Prime Minister Benjamin Netanyahu discussed the planned US withdrawal from Syria with Russian President Vladimir Putin on Friday, the Kremlin said.
The leaders stressed the need to strengthen military and diplomatic cooperation in Syria during the phone call, which was initiated by Netanyahu.
“The discussion focused on developments in Syria, including in light of the United States’ plans to withdraw its troops from that country,” the Kremlin said according to TASS.
The two leaders agreed on the need to “defeat terrorism and speedy achievement of a political settlement in Syria.”
“To that end, the parties reaffirmed their mutual determination to strengthen coordination through military and diplomatic channels,” it said.
Netanyahu’s office later confirmed the call, saying that Netanyahu told Putin that “Israel is determined to continue its efforts to prevent Iran from entrenching itself militarily in Syria.”
“Netanyahu congratulated President Putin and the Russian people on the occasion of the civil new year and expressed his condolences over the disaster in Magnitogorsk,” the statement added.
Israel’s ties with Russia have been both strengthened and strained by events in Syria, where Israeli efforts to prevent Iran from gaining a military foothold have at times clashed with Moscow’s campaign to aid the Syrian regime in the civil war.
The two countries have coordinated their military efforts in Syria in recent years to avoid friction and accidental conflict.
Tensions recently reached a peak in September following the downing of a Russian aircraft by Syrian anti-aircraft fire during an Israeli airstrike, an incident Russia blamed on Israel.
Despite the Russian anger over the downed plane, Netanyahu has reiterated several times that Israel will continue to act to prevent Iran’s military entrenchment in Syria and the smuggling of advanced weapons into Lebanon.
Israel in recent years has carried out hundreds of airstrikes in Syria against targets linked to Iran, which alongside its proxies and Russia is fighting on behalf of the regime of Syrian President Bashar Assad. Jerusalem is concerned that Iran will use Syria as a forward base from which to attack the Jewish state.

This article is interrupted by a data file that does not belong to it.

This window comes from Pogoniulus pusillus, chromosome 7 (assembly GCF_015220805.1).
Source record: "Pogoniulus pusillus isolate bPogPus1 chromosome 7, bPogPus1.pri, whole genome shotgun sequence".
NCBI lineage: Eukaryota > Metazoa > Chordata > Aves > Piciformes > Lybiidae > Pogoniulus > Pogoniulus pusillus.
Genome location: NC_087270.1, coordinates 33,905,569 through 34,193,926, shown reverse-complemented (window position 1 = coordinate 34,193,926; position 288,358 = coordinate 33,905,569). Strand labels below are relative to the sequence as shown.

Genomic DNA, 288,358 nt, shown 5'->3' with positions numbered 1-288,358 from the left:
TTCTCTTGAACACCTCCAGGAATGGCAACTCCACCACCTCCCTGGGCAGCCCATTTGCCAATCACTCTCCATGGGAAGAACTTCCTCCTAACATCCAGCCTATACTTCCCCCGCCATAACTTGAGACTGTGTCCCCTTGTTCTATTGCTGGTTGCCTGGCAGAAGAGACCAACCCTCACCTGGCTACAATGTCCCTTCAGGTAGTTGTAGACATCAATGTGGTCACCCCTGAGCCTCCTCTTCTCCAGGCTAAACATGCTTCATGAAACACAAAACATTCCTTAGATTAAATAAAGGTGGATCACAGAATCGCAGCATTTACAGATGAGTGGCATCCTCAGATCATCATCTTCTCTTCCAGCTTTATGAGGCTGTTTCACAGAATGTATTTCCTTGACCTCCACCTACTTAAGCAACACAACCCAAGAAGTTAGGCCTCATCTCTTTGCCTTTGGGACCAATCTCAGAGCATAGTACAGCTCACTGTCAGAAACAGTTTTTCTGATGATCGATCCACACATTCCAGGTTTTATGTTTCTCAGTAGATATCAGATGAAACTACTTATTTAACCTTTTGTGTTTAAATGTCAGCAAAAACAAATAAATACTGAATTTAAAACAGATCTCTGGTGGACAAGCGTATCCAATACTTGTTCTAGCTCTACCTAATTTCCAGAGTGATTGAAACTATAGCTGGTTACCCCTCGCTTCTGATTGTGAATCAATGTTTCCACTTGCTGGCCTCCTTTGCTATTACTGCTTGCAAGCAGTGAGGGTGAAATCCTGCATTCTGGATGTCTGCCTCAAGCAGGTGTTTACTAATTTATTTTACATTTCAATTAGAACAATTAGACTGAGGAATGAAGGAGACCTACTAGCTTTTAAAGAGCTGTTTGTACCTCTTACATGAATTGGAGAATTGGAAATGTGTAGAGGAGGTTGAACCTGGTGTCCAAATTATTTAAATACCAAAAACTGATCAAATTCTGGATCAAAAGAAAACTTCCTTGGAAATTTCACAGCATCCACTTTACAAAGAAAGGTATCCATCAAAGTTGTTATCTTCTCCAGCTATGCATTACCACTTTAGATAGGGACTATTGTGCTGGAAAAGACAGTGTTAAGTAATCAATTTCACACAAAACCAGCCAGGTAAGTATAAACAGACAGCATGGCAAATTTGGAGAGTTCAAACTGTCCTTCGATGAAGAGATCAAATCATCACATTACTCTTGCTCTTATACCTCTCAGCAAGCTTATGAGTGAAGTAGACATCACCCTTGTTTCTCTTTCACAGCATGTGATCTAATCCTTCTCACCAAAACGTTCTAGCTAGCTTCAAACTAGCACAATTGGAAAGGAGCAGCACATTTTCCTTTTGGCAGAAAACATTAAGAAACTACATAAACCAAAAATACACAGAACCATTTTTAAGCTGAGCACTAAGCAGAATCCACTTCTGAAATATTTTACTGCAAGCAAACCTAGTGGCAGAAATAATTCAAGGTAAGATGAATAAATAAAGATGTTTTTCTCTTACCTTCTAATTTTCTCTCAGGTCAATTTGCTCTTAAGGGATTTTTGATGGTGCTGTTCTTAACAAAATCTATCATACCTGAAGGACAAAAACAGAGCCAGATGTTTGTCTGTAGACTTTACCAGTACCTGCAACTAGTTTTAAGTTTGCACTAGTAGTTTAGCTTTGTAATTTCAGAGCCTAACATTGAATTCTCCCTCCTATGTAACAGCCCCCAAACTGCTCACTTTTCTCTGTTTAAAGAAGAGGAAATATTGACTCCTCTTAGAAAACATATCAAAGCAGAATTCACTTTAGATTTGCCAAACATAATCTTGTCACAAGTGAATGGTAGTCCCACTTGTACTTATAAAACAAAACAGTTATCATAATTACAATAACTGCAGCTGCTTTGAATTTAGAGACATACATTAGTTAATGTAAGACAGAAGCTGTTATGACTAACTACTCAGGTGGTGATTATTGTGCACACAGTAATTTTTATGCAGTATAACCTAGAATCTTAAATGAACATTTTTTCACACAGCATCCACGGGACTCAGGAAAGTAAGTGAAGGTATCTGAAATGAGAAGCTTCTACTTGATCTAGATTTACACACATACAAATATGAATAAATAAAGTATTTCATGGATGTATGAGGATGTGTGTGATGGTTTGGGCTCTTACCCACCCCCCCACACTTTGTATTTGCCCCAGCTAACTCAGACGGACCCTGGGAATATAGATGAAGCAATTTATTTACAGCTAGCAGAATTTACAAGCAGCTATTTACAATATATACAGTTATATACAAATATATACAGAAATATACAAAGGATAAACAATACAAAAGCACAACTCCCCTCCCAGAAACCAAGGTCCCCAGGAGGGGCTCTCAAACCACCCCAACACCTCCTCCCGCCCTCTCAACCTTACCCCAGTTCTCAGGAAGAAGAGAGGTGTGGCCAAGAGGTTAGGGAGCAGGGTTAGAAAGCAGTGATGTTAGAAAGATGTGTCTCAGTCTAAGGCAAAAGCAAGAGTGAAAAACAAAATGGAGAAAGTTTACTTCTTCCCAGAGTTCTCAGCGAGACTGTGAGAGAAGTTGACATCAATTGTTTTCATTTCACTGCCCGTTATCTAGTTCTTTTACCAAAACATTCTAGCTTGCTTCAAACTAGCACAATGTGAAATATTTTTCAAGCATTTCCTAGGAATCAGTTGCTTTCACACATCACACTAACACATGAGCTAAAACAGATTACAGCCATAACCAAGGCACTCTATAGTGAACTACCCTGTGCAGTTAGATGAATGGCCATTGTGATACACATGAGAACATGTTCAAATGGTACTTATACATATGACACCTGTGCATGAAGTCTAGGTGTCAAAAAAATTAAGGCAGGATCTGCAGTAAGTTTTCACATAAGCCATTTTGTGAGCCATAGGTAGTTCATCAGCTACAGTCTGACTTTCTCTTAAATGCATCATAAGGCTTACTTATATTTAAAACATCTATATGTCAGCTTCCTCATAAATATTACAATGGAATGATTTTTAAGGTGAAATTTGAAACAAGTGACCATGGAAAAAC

The situation in Syria is set to become even more fragile after US President Donald Trump announced earlier this month that he will pull all American ground troops out of the country. The US had been leading the coalition against the Islamic State terror group, while also helping to thwart the establishment of permanent Iranian military infrastructure in Syria.
The surprise announcement rattled Jerusalem, with Israeli officials expressing concern that America’s absence would open the door for Tehran to create a so-called “land bridge” from Iran, through Iraq and Syria, into Lebanon and to the Mediterranean Sea.
This week, he sparked further consternation in Israel when he said that Iran “can do what they want” in Syria, appearing to give Tehran free rein to further entrench itself in the country, though he also said Iran was pulling its forces out of the country.
Netanyahu said that the US pullout will not deter Israel from continuing to attack Iranian military interests in Syria. On Thursday, he told IDF cadets at Bar Ilan University that Israel was continuing to “act determinedly against anyone seeking to endanger us.”
Meanwhile, US Secretary of State Mike Pompeo told Netanyahu this week the planned withdrawal of forces from Syria would not alter America’s commitment to countering Iranian aggression and maintaining Israel’s security.
“The decision by the president on Syria in no way changes anything that this administration is working on alongside Israel,” Pompeo said at a joint press conference with Netanyahu in Brazil.